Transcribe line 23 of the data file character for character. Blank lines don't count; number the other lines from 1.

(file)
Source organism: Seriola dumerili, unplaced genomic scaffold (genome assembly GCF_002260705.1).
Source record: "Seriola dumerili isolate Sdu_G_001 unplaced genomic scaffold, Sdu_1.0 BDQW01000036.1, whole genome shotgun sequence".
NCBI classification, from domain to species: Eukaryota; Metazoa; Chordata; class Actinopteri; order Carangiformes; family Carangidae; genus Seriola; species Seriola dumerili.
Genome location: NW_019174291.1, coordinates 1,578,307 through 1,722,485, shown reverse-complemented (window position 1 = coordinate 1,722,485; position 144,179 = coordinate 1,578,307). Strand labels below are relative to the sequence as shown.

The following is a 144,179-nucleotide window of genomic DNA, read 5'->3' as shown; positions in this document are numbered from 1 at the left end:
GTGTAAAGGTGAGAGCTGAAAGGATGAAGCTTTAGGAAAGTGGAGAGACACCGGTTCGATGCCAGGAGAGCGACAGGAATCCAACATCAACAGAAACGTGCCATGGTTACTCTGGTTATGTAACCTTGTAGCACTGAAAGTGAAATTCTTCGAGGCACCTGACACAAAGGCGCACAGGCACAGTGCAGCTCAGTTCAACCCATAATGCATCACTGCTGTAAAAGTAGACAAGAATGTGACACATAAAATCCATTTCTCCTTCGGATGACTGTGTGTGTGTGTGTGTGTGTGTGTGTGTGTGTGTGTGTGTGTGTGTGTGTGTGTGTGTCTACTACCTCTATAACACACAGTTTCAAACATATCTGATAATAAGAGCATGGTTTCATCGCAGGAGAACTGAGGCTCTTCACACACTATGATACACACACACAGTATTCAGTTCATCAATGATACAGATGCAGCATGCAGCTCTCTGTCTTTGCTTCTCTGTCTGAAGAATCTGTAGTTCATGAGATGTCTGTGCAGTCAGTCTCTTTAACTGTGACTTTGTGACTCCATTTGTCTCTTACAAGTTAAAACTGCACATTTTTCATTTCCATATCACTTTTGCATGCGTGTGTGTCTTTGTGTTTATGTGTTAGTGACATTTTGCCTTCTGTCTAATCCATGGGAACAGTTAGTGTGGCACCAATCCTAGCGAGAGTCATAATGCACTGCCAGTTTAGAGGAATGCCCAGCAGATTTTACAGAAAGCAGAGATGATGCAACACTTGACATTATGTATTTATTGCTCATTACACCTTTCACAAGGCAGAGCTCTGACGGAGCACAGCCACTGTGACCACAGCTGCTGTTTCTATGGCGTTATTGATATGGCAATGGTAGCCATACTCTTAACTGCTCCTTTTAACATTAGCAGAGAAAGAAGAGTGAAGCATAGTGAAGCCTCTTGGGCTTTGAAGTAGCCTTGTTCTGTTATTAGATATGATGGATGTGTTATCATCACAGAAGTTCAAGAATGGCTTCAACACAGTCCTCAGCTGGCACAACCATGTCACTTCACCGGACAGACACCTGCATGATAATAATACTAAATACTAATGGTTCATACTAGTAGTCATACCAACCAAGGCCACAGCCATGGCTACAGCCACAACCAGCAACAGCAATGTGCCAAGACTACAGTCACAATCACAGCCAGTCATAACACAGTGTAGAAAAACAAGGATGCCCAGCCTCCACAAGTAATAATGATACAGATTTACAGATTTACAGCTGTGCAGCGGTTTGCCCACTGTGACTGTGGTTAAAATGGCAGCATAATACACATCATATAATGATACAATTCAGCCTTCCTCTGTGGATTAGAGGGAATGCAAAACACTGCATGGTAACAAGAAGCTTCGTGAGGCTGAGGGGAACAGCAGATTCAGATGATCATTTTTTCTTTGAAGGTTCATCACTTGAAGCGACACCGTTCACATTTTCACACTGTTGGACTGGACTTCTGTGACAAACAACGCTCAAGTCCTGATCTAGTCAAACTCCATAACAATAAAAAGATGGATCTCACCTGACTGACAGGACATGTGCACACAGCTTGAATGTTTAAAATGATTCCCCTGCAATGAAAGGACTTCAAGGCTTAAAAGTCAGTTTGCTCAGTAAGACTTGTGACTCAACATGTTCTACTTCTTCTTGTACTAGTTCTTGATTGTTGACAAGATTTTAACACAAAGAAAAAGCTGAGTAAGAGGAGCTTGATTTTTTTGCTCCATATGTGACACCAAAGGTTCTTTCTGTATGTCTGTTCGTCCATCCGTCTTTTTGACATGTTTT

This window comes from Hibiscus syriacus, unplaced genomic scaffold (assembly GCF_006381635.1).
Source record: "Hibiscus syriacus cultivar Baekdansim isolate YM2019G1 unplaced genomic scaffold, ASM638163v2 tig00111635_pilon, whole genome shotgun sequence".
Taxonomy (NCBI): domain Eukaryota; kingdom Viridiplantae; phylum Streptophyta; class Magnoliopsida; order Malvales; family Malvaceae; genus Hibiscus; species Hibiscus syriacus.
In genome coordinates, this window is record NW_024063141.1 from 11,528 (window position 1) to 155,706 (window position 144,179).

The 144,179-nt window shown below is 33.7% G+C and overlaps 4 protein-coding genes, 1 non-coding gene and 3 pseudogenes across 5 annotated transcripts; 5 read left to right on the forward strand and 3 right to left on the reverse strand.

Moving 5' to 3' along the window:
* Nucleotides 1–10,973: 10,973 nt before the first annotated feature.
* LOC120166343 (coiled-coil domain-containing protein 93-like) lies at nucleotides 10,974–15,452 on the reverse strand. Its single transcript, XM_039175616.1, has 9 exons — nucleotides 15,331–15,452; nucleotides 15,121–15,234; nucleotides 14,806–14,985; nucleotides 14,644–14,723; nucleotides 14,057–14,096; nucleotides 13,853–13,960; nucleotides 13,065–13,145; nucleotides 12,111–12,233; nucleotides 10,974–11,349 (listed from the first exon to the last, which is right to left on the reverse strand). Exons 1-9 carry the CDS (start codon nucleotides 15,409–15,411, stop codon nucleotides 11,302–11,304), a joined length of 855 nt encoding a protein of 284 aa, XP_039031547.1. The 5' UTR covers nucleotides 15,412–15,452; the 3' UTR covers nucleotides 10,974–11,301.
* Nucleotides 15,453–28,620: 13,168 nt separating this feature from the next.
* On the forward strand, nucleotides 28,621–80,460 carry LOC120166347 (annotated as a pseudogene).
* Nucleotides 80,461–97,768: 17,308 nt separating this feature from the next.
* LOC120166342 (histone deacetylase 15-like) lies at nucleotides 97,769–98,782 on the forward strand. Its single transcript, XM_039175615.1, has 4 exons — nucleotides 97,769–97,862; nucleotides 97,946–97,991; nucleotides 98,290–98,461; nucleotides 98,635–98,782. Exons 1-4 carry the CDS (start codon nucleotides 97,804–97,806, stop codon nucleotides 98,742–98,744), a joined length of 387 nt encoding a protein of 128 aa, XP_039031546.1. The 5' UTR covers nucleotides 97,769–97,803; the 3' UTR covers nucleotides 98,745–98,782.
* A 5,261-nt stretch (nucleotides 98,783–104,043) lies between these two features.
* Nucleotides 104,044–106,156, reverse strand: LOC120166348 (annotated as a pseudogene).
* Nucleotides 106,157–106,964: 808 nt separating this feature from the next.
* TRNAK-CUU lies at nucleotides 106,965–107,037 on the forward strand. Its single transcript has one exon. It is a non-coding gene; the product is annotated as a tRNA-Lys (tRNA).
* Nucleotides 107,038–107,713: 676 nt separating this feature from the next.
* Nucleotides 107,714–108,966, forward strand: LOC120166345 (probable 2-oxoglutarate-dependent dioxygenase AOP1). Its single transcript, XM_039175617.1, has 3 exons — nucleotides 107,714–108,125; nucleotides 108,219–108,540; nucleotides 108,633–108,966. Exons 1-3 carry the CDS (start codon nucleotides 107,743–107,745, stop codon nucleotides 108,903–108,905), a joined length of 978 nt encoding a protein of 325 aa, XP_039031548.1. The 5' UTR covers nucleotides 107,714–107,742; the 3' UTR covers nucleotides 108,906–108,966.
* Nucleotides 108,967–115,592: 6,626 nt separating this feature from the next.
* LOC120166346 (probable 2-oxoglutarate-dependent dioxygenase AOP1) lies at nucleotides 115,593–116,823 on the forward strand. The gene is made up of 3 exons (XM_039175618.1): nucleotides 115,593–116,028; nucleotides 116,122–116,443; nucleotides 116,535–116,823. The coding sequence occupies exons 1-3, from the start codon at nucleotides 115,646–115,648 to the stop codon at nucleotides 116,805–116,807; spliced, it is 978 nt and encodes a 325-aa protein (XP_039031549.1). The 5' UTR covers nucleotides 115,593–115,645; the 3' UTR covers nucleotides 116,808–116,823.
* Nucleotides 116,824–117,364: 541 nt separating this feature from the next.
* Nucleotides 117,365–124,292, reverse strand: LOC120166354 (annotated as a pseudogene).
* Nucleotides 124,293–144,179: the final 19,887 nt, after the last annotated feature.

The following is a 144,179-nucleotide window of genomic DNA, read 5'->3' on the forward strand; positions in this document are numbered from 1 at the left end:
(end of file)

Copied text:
* Nucleotides 107,038–107,713: 676 nt separating this feature from the next.